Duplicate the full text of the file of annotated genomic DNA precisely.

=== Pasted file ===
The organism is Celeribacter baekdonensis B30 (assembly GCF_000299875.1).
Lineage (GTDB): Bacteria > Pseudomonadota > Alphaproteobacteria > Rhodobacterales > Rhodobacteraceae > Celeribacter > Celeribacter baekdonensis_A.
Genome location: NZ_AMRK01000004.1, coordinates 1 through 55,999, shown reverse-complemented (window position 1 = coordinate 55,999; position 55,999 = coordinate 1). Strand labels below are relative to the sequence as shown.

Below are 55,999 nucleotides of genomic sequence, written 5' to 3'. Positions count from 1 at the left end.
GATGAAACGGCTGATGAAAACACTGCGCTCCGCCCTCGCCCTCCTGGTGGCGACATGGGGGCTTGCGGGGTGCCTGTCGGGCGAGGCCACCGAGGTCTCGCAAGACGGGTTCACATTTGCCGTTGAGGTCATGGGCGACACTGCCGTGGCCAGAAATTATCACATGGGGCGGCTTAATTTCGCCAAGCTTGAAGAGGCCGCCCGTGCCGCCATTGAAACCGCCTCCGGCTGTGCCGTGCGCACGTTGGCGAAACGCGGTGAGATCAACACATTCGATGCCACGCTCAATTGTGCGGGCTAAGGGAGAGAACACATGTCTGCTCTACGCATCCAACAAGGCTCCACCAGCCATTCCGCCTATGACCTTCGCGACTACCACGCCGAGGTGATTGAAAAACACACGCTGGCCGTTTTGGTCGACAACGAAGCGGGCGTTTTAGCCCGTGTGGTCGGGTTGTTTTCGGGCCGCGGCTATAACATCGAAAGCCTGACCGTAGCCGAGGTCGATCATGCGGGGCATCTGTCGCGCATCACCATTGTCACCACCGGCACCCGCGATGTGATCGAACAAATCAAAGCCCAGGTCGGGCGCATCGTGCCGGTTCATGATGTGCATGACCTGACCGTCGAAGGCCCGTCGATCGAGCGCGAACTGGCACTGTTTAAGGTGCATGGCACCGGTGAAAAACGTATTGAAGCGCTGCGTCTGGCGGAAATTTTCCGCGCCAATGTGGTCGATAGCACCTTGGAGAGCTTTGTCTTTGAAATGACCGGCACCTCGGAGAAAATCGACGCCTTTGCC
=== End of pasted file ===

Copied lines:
The organism is Celeribacter baekdonensis B30 (assembly GCF_000299875.1).
Lineage (GTDB): Bacteria > Pseudomonadota > Alphaproteobacteria > Rhodobacterales > Rhodobacteraceae > Celeribacter > Celeribacter baekdonensis_A.
Genome location: NZ_AMRK01000004.1, coordinates 1 through 55,999, shown reverse-complemented (window position 1 = coordinate 55,999; position 55,999 = coordinate 1). Strand labels below are relative to the sequence as shown.

Below are 55,999 nucleotides of genomic sequence, written 5' to 3'. Positions count from 1 at the left end.
GATGAAACGGCTGATGAAAACACTGCGCTCCGCCCTCGCCCTCCTGGTGGCGACATGGGGGCTTGCGGGGTGCCTGTCGGGCGAGGCCACCGAGGTCTCGCAAGACGGGTTCACATTTGCCGTTGAGGTCATGGGCGACACTGCCGTGGCCAGAAATTATCACATGGGGCGGCTTAATTTCGCCAAGCTTGAAGAGGCCGCCCGTGCCGCCATTGAAACCGCCTCCGGCTGTGCCGTGCGCACGTTGGCGAAACGCGGTGAGATCAACACATTCGATGCCACGCTCAATTGTGCGGGCTAAGGGAGAGAACACATGTCTGCTCTACGCATCCAACAAGGCTCCACCAGCCATTCCGCCTATGACCTTCGCGACTACCACGCCGAGGTGATTGAAAAACACACGCTGGCCGTTTTGGTCGACAACGAAGCGGGCGTTTTAGCCCGTGTGGTCGGGTTGTTTTCGGGCCGCGGCTATAACATCGAAAGCCTGACCGTAGCCGAGGTCGATCATGCGGGGCATCTGTCGCGCATCACCATTGTCACCACCGGCACCCGCGATGTGATCGAACAAATCAAAGCCCAGGTCGGGCGCATCGTGCCGGTTCATGATGTGCATGACCTGACCGTCGAAGGCCCGTCGATCGAGCGCGAACTGGCACTGTTTAAGGTGCATGGCACCGGTGAAAAACGTATTGAAGCGCTGCGTCTGGCGGAAATTTTCCGCGCCAATGTGGTCGATAGCACCTTGGAGAGCTTTGTCTTTGAAATGACCGGCACCTCGGAGAAAATCGACGCCTTTGCC